Disclosures on Wednesday also indicated that the US thought the Indian army had been slow to respond to the parliament attack: … India commenced ‘Cold Start’, a military doctrine developed by Armed Forces, which involves joint operations between Army, Navy, and Air Force, after 2001 Parliament attack but the Army was not able to execute it properly.

The cables sent by US ambassador to India Timothy Roemor on Feb 16, 2010 said that, “Indian forces could have significant problems consolidating initial gains due to logistical difficulties and slow reinforcement.”

Pakistan’s hypocrisy was well in evidence even earlier this year. In April, its prime minister Gilani promised he would act firmly against anti-India groups in his country. In June, the US kept up the pretense that Pakistan could be persuaded to stop supporting deadly groups like the Lashkar-e-Taiba.

=====================================================================================================================================================

Assange’s legal options narrow

By RAPHAEL G. SATTER and MALIN RISING, Associated Press – 1 hr 32 mins ago

http://news.yahoo.com/s/ap/20101202/ap_on_bi_ge/wikileaks

Julian Assange

Julian Assange

 

LONDON – Julian Assange’s legal options narrowed Thursday as the WikiLeaks founder lost an appeal against a court order for his arrest and his British lawyer said authorities knew his precise location.

Sweden’s Supreme Court upheld a order to detain the 39-year-old Australian for questioning over allegations of rape and sexual molestation that could lead to his extradition. The former computerhacker has been out of the public eye for nearly a month, although attorney Mark Stephens insisted that authorities knew how to find him.

“Both the British and the Swedish authorities know how to contact him, and the security services know exactly where he is,” Stephens told The Associated Press.

Meanwhile, cables published to WikiLeaks’ website detailed alleged financial support for North Korea and terrorist affiliates by Austrian banks; an allegation by a Pakistani official that Russia “fully supports” Iran’s nuclear program; and a deeply unflattering assessment of Turkmenistan’s president.

Accused in Sweden of rape, two counts of sexual molestation and one count of unlawful coercion, Assange’s last public appearance was at a Geneva press conference on Nov. 5.

Swedish officials have alerted Interpol and issued a European arrestwarrant in a bid to bring him back in for questioning. Stephens, Assange’s lawyer, said that the Swedish prosecution was riddled with irregularities and turning into an exercise in persecution.

Assange denies the charges, and Stephens has said they apparently stemmed from a “dispute over consensual, but unprotected sex.”

It is unclear if or when police would act on Sweden’s demands. Police there acknowledged Thursday they would have to refile their European arrest warrant after British authorities asked for more details on the maximum penalties for all three crimes Assange is suspected of.

Scotland Yard declined comment, as did the Serious and Organized Crime Agency, responsible for processing European arrest warrants for suspects in England — where The Guardian claims Assange is hiding out.

Stephens — who also represents The Associated Press — said that, if Assange were ever served with a warrant, he would fight it in British court.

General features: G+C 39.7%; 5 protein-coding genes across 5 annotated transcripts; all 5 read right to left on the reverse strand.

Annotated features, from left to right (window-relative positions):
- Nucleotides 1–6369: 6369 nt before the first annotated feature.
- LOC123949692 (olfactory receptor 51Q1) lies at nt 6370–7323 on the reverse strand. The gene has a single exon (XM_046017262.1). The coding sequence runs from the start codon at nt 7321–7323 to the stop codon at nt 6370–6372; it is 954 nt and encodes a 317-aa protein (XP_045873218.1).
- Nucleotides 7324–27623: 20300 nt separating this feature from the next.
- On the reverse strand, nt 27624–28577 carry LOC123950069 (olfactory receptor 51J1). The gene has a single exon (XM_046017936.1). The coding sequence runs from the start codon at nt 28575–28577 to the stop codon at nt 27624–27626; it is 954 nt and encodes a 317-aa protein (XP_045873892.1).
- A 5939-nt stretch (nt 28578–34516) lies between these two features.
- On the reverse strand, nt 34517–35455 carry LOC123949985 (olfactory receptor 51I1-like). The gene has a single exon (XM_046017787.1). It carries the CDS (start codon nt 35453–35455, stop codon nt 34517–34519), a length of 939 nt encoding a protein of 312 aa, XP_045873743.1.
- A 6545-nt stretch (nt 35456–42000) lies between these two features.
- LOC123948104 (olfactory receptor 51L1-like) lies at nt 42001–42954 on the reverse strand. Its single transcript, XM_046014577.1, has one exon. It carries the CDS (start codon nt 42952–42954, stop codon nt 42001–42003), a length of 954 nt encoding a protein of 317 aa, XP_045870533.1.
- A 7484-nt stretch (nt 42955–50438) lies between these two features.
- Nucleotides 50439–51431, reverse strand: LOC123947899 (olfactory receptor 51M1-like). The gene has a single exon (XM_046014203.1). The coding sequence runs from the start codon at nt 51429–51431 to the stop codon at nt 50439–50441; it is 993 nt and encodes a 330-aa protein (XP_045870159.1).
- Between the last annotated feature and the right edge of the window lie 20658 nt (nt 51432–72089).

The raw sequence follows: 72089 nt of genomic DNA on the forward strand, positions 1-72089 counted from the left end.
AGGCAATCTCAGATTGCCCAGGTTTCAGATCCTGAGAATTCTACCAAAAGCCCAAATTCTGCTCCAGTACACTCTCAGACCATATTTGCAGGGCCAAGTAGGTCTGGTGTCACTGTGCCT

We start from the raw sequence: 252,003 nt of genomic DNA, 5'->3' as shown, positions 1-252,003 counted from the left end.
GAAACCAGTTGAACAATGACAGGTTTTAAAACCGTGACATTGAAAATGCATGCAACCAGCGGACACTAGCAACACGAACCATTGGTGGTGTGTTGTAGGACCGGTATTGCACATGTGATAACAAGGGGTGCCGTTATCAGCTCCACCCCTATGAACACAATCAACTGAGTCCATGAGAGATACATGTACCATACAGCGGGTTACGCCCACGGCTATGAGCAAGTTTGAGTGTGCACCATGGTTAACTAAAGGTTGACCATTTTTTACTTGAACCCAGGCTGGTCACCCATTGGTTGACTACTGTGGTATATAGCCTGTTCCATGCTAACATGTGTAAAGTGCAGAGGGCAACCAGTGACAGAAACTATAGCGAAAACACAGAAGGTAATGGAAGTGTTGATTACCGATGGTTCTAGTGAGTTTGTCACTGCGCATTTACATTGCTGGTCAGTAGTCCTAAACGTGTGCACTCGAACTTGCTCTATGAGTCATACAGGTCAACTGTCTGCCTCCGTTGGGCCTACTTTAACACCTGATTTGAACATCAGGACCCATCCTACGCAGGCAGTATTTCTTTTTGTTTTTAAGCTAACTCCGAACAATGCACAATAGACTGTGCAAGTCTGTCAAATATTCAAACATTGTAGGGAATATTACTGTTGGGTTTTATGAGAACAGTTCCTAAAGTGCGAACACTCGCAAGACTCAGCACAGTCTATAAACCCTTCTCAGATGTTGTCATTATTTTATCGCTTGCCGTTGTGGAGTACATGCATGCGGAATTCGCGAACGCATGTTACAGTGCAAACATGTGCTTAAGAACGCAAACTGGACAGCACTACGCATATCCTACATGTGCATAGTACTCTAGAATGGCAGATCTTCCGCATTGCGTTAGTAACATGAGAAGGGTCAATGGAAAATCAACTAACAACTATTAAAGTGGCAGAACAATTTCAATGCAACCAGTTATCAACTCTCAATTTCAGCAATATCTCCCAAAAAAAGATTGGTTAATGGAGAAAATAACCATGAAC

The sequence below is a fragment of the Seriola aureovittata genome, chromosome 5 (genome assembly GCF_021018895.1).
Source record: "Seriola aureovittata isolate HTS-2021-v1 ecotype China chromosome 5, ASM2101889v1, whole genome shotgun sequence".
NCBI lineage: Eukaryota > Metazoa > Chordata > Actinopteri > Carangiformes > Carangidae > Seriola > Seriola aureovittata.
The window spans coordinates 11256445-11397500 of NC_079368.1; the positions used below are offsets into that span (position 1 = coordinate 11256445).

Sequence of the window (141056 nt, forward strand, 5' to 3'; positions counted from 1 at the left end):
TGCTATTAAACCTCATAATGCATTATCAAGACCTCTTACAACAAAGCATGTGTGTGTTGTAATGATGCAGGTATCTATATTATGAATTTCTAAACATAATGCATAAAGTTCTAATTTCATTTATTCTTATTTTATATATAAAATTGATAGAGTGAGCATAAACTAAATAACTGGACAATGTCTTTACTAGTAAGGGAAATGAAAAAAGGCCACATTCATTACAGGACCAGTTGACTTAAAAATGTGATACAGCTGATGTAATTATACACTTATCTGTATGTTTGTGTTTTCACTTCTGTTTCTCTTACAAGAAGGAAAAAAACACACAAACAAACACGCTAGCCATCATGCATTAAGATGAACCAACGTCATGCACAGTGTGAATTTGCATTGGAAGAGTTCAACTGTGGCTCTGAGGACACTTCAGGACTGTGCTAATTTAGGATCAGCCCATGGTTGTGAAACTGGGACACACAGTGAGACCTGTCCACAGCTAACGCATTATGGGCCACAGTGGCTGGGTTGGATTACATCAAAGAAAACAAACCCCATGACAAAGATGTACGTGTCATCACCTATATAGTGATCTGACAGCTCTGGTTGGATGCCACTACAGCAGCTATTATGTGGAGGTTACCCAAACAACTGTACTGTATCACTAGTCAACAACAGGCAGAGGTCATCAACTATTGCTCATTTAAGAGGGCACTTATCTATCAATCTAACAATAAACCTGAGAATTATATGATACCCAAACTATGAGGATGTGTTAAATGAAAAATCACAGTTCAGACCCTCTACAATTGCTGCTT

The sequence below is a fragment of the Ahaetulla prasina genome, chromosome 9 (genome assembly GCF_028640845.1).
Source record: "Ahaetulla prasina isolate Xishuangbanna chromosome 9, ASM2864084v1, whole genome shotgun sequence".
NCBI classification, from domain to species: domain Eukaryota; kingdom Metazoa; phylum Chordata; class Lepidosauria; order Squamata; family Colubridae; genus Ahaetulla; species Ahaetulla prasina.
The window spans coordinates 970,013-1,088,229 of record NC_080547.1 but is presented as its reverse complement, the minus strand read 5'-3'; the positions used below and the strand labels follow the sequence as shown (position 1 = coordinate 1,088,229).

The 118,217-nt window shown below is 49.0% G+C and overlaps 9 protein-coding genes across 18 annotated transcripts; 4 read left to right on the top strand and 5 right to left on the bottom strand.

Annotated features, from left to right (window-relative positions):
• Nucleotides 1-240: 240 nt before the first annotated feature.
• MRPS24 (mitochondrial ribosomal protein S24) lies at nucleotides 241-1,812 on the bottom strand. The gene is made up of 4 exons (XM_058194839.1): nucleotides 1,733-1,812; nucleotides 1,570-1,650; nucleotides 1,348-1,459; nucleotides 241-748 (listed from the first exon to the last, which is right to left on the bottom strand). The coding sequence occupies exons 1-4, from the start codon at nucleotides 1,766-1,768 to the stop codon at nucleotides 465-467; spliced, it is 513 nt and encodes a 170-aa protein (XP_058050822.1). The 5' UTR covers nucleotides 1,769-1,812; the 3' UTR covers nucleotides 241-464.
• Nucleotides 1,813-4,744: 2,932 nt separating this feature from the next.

“The process in this case has been so utterly irregular that the chances of a valid arrest warrant being submitted to me are very small,” he said.

WikiLeaks spokesman Kristinn Hrafnsson said late Wednesday the organization was trying to keep Assange’s location a secret for security reasons. He noted commentators in the United States and Canada had called for Assange to be hunted down or killed.

Assange’s Swedish lawyer, Bjorn Hurtig, wasn’t immediately available for comment.

The latest batch of leaked documents included a frank assessment from the American envoy to Stockholm about Sweden’s historic policy of nonalignment — a policy which the U.S. ambassador, Michael Woods, seemed to suggest was for public consumption only.

Sweden’s military and intelligence cooperation with the United States “give the lie to the official policy” of non-participation in military alliances, Woods said. He added in a separate cable that Sweden’s Defense Minister Sten Tolgfors fondly remembers his time as a high school student in America and “loves the U.S.”

Woods cautioned American officials not to trumpet Sweden-U.S. cooperation in the fight against terrorism too openly.

“The extent of this cooperation in not widely known within the Swedish government,” he said. “Public mention of the cooperation would open up the government to domestic criticism.”

Woods’ comments were front page news in Sweden Thursday, while WikiLeaks dominated the British news agenda as well.

A front page story in The Guardian alleged that one of the leaked cables showed British politicians trying to keep parliament in the dark over the storage of American cluster bombs on U.K. territory — despite an international ban on the weapons signed up to by British authorities. Britain’s Foreign Office denied the charge.

___

Gillian Smith contributed to this report.

=======================================================================================================================================================================

NEWSLETTER CLOSED

 

Posted in Geo-Politics, India Forgotten, Press Releases | Tagged: , , , , , , , , | Leave a Comment »

 
%d bloggers like this: